Tag Archives: Thatcher
February 19, 2014Posted by on
We all have a notional idea of what money is, ideas that may not extend beyond its existence as the pound in our pocket. We certainly understand the purchasing power of any monies we may have. It would seem that any notion of money only becomes complicated when we talk to economists; who are clearly divided in their views of what money is and what form it should take. An economist would want to us to be more precise about our idea of what money is. Read more of this post
October 2, 2013Posted by on
I am not an economist or financial advisor, nor do I claim to write with any ‘personal professional authority’. However, I do write on economics and financial issues gleaned from – and linked to – professional sources. Writings which, perhaps, I should post as Cassandra – a metaphor for cases of valid alarms that are disbelieved. Read more of this post
January 2, 2013Posted by on
‘I shall never cease to admire her courage and determination. – But at the end of it, she was a great and noble failure, who forgot or ignored half of what she really needed to do, and so lived to see almost all her successes negated. And until conservatives in Britain and America are ready to recognize that, they too will fail, over and over again’.
Abridged here from a commentary with the title Anatomy of Thatcherism that first appeared in 2009 at the Project Syndicate and written by Robert Skidelsky, he would seem to support Hitchens’ view of Margaret Thatcher. Clearly a Keynesian, Skidelsky sees Thatcherism as the outcome of Thatcher/Reagan economics.
‘The Thatcher revolution inspired policies to free markets from government interference. Many people attribute the global crisis to these very ideas, the Anglo-American model of capitalism is deemed to have failed. The following hindsights are judgement on which elements of the Thatcher revolution should be preserved, and which should be amended as a result of global economic downturn’. Read more of this post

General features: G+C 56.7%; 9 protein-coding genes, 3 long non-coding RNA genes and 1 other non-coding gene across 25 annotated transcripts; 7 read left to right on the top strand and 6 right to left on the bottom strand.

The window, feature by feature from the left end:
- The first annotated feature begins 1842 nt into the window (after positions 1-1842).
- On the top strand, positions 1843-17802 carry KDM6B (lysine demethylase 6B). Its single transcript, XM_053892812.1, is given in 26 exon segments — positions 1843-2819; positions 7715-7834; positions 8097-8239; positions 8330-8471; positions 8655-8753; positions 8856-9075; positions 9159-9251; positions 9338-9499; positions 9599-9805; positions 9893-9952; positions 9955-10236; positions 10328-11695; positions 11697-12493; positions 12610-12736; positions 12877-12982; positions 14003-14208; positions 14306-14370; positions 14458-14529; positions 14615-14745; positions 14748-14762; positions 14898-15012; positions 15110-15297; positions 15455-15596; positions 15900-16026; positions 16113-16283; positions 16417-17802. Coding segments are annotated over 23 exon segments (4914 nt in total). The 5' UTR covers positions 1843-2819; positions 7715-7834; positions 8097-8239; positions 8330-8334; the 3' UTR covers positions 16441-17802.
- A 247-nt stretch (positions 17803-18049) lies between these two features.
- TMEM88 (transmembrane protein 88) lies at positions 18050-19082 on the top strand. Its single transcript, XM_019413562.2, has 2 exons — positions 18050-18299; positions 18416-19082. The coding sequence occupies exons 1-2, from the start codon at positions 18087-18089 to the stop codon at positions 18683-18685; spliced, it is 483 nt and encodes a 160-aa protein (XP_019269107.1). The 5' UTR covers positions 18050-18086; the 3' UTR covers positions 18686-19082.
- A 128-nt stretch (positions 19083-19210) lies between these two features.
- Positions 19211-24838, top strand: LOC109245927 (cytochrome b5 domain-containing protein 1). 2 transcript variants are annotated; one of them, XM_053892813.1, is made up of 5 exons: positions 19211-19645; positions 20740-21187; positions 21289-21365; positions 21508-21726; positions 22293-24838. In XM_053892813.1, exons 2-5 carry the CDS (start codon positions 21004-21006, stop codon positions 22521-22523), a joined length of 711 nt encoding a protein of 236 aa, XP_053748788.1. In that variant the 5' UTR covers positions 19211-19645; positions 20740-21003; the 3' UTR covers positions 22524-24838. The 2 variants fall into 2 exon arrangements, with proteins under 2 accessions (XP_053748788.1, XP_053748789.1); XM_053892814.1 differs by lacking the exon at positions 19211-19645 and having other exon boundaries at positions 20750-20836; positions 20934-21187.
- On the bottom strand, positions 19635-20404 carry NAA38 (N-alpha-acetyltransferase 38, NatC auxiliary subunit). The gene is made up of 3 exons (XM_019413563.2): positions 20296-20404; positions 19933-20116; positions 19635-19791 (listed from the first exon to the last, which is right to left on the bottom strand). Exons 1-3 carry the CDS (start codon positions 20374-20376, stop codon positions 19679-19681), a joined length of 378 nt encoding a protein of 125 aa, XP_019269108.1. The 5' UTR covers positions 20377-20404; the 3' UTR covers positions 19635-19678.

December 12, 2012Posted by on
In the introduction to her autobiography The Downing Street Years – abridged here – Margaret Thatcher indicts Socialism for its failure to be efficacious. Writing that successive post war Labour Governments began a sustained attempt of a centralizing, managerial, bureaucratic, interventionist style of government. Read more of this post
July 14, 2012Posted by on
The history of Britain in the last thirty years, under both Conservative and Labour governments, has been dominated by one figure – Margaret Thatcher. Her election marked a decisive break with the past and her premiership transformed not just her country, but the nature of democratic leadership. When Thatcher came to power in 1979, she inherited the Britain of the three-day week, the Winter of Discontent, and the Sick Man of Europe. Read more of this post
July 7, 2012Posted by on
I would hesitate to describe myself as pragmatic during my time spent in the Civil Service. In its archaic use (pragmatic – active in an officious or meddlesome way) it fits too well with my perception of the Civil Service. I would often describe myself to my colleagues as a ‘Socialist Thatcherite’. My early childhood during WWII made me ‘a socialist sympathiser’ and in this I would admit to a philosophy of pragmatism. While ‘Socialist Thatcherite’ fits well into the category of an oxymoron, my colleagues, who for the most part were Tory supporters (in varying degrees) could well be described as ‘Thatcherite Socialists’. They were quite happy for the reforms advocated by Thatcher to be implemented elsewhere, but not in the Civil Service sector served by them. Public money was perceived as being a horn of plenty but they soon found out that Thatcher was no Abundantia. She in turn was to find out that the Civil Service was conservative only with a small ‘c’. Read more of this post